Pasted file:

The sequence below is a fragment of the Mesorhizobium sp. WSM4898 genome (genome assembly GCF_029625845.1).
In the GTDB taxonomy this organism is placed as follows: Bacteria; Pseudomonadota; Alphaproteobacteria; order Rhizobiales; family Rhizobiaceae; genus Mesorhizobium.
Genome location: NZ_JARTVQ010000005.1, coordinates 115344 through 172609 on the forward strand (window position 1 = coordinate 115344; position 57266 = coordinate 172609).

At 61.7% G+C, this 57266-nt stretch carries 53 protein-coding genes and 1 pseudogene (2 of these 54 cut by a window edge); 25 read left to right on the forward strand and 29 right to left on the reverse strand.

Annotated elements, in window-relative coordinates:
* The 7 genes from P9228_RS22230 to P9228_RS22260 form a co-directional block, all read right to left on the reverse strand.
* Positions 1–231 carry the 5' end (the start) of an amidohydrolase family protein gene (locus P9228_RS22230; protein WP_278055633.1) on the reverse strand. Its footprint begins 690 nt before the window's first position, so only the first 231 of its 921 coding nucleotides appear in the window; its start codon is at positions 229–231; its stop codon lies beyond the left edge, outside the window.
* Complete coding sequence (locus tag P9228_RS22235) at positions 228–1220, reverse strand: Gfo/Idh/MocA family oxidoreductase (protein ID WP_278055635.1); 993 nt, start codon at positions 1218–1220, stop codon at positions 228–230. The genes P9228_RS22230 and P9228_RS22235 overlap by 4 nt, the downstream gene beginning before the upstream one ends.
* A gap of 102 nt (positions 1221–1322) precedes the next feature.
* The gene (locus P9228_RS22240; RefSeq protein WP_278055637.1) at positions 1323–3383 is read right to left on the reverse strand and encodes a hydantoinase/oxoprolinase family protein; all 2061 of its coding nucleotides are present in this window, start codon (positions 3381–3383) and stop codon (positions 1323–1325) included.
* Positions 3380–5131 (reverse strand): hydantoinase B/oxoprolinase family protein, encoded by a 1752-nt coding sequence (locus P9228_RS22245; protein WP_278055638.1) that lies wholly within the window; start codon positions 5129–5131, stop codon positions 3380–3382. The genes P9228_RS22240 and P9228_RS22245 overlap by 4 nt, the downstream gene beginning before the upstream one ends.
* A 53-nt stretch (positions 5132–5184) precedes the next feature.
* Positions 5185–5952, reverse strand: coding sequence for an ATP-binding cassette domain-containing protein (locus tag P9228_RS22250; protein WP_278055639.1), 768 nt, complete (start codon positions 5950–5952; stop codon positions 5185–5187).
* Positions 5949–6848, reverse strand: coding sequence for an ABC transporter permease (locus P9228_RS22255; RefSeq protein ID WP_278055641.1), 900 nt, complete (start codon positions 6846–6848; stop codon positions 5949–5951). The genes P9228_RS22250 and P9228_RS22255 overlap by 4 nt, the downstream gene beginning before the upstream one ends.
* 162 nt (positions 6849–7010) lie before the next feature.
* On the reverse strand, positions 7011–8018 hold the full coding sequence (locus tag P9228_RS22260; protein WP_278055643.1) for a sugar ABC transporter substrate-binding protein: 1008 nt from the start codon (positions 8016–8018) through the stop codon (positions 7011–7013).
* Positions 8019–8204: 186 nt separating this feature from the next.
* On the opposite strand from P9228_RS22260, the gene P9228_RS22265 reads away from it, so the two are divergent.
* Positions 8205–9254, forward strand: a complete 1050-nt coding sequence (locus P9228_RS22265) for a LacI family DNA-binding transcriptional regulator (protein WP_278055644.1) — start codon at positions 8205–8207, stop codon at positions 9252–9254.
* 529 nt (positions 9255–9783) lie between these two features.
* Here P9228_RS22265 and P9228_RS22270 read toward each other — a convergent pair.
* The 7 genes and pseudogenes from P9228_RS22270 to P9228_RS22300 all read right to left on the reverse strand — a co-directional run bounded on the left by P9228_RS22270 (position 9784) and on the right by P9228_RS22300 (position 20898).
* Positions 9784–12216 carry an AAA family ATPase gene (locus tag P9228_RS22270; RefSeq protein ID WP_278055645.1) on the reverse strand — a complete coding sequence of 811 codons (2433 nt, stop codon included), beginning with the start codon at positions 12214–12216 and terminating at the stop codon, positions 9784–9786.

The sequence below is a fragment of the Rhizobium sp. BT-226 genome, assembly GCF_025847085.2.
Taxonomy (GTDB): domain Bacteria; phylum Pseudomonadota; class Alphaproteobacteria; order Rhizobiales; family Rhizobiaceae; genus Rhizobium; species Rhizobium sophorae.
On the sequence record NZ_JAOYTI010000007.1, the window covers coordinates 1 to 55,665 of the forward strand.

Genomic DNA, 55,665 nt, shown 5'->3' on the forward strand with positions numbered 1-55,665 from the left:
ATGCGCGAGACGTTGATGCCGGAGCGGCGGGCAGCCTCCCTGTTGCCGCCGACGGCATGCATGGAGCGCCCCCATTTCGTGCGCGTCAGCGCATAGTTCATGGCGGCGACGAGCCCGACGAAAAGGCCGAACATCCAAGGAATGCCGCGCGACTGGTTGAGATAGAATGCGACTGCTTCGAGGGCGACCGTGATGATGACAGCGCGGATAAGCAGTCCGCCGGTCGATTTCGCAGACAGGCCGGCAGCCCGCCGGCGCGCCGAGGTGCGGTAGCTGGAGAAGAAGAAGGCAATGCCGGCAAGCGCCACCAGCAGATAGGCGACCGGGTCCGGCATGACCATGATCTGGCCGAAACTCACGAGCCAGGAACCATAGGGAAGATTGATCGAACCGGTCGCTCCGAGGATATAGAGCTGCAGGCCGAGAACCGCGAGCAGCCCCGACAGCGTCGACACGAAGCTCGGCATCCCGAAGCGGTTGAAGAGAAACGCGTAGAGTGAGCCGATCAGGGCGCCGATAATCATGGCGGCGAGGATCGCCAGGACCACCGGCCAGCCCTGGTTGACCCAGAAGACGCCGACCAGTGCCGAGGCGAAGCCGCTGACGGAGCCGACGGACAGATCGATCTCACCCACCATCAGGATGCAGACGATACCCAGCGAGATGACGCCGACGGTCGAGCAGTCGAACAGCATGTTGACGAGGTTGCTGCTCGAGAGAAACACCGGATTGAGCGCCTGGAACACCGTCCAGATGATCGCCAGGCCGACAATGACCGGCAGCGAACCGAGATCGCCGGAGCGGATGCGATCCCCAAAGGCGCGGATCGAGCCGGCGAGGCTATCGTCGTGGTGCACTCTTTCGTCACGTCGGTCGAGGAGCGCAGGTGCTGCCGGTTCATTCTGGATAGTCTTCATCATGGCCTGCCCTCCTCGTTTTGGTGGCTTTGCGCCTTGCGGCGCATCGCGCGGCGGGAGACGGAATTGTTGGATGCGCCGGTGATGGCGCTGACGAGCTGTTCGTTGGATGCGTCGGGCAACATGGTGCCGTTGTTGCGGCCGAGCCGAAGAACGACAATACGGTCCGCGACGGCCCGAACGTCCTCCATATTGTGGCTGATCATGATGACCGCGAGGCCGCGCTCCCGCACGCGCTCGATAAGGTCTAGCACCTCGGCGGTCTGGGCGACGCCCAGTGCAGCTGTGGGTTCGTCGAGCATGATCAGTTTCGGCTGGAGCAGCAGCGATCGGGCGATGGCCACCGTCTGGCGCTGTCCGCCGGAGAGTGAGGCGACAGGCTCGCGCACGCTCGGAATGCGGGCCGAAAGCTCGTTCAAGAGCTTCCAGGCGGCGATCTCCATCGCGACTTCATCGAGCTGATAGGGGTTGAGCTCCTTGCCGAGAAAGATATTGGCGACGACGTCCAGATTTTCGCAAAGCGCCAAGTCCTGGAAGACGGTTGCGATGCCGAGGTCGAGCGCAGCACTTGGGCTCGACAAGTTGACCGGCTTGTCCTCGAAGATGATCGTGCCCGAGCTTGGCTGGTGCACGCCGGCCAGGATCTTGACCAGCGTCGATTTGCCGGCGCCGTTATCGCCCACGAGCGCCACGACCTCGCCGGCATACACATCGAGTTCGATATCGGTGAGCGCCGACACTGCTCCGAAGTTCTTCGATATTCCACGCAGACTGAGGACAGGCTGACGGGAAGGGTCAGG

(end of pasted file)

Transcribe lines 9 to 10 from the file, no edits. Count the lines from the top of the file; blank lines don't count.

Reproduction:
* A gap of 102 nt (positions 1221–1322) precedes the next feature.
* The gene (locus P9228_RS22240; RefSeq protein WP_278055637.1) at positions 1323–3383 is read right to left on the reverse strand and encodes a hydantoinase/oxoprolinase family protein; all 2061 of its coding nucleotides are present in this window, start codon (positions 3381–3383) and stop codon (positions 1323–1325) included.